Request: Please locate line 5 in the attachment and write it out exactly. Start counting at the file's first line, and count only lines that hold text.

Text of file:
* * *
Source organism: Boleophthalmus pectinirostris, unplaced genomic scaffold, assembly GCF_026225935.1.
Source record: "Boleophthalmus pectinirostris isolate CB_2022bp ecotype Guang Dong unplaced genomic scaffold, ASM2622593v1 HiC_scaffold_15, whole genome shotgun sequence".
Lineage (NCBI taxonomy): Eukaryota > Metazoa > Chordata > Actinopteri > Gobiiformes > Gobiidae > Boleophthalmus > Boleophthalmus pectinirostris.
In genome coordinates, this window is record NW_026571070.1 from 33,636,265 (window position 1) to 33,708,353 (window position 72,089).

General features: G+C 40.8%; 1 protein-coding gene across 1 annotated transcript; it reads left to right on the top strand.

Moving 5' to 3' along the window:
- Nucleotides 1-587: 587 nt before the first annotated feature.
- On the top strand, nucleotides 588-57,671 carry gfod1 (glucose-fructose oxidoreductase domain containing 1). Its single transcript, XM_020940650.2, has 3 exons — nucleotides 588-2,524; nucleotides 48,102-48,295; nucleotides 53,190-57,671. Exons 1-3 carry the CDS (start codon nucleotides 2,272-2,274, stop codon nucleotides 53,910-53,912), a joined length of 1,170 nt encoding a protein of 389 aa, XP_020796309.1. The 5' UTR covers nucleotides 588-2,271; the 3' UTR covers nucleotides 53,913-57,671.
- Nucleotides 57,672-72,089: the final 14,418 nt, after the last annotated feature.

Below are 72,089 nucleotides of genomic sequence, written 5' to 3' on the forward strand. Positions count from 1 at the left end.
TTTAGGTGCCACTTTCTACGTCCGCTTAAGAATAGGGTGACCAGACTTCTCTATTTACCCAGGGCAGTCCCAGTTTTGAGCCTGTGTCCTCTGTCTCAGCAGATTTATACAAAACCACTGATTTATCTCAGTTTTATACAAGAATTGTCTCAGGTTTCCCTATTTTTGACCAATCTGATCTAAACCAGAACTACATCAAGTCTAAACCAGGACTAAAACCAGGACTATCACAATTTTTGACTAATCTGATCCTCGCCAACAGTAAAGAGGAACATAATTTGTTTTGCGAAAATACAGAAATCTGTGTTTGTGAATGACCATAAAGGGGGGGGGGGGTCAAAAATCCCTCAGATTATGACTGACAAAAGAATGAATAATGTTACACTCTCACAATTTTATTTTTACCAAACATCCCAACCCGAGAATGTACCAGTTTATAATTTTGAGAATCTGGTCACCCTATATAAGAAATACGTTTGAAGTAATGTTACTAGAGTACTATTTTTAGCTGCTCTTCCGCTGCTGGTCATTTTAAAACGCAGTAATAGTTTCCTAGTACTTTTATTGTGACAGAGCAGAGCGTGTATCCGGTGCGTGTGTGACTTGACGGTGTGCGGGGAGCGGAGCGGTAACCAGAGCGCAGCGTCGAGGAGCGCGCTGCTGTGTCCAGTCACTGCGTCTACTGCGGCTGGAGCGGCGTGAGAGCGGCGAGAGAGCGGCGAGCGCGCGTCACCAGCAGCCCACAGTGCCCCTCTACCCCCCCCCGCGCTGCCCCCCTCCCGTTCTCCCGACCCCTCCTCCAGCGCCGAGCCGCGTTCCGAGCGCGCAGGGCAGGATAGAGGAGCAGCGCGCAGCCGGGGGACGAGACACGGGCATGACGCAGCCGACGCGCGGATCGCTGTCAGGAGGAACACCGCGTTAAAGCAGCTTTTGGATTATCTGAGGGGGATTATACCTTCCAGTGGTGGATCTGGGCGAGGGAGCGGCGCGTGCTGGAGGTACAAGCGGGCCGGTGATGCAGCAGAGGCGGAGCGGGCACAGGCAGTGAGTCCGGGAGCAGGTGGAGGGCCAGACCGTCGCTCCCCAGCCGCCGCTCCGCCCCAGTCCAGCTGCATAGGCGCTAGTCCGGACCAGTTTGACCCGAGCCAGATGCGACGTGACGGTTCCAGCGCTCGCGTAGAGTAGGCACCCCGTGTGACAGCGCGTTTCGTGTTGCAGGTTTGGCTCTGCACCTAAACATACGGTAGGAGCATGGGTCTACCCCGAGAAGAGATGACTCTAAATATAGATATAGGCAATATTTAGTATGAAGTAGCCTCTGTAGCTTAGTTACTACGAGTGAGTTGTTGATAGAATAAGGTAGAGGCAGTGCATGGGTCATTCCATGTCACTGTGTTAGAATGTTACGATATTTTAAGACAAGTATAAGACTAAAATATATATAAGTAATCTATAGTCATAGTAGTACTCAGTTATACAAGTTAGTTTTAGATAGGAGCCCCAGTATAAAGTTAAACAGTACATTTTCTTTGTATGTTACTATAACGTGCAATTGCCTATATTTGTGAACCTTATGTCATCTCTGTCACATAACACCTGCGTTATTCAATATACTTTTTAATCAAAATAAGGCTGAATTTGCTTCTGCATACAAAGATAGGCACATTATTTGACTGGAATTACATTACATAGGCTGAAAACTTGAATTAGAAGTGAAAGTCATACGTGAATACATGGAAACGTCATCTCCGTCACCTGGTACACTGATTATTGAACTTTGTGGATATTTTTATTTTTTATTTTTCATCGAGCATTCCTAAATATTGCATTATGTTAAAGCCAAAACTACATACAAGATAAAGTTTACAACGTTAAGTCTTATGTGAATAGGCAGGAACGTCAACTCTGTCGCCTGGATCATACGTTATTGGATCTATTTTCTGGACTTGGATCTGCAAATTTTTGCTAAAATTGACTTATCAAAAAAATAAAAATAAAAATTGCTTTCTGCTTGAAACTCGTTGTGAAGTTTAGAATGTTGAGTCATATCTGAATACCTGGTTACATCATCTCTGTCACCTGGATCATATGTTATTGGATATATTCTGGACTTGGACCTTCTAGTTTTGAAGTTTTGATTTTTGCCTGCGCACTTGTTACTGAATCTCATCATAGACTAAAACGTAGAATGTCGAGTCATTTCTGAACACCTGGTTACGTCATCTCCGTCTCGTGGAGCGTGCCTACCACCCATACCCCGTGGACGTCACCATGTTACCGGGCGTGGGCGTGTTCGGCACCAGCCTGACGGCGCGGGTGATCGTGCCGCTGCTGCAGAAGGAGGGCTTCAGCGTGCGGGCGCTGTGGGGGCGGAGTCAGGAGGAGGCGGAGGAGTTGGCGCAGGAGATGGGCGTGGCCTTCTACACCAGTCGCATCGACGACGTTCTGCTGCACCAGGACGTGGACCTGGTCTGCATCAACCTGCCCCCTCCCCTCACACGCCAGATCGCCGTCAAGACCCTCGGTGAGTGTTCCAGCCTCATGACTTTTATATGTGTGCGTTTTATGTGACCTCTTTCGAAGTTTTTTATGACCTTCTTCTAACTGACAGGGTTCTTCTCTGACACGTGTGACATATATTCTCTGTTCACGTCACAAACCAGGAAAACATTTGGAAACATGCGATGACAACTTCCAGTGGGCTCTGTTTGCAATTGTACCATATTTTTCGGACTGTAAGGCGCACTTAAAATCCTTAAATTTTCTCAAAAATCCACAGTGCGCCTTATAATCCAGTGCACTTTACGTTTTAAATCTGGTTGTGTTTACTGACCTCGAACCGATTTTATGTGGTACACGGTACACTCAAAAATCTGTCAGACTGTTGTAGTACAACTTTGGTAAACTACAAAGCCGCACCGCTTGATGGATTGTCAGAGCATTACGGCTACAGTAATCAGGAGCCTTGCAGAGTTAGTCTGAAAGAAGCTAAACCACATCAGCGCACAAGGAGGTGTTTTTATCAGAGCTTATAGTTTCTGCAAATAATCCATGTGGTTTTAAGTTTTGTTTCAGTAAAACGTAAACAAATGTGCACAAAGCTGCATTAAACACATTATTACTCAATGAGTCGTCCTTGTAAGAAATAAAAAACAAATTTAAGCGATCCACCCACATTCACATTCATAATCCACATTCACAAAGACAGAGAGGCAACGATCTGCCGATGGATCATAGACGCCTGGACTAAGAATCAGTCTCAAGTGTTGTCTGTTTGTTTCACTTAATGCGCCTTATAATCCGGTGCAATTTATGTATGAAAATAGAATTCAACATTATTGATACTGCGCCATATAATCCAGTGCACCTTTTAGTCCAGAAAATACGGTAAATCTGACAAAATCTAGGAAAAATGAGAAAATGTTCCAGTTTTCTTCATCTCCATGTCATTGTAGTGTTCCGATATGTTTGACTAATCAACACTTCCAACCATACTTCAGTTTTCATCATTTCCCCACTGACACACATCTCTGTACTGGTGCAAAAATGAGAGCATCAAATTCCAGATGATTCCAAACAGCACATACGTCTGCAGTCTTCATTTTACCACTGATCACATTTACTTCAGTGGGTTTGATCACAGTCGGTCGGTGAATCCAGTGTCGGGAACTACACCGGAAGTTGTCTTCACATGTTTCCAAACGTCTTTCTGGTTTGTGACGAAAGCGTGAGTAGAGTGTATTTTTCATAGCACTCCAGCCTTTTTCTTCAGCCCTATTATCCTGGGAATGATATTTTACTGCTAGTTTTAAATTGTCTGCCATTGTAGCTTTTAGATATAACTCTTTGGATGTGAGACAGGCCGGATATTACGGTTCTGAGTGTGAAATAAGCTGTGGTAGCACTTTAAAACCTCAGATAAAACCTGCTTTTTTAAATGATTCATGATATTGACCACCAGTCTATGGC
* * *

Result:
General features: G+C 40.8%; 1 protein-coding gene across 1 annotated transcript; it reads left to right on the top strand.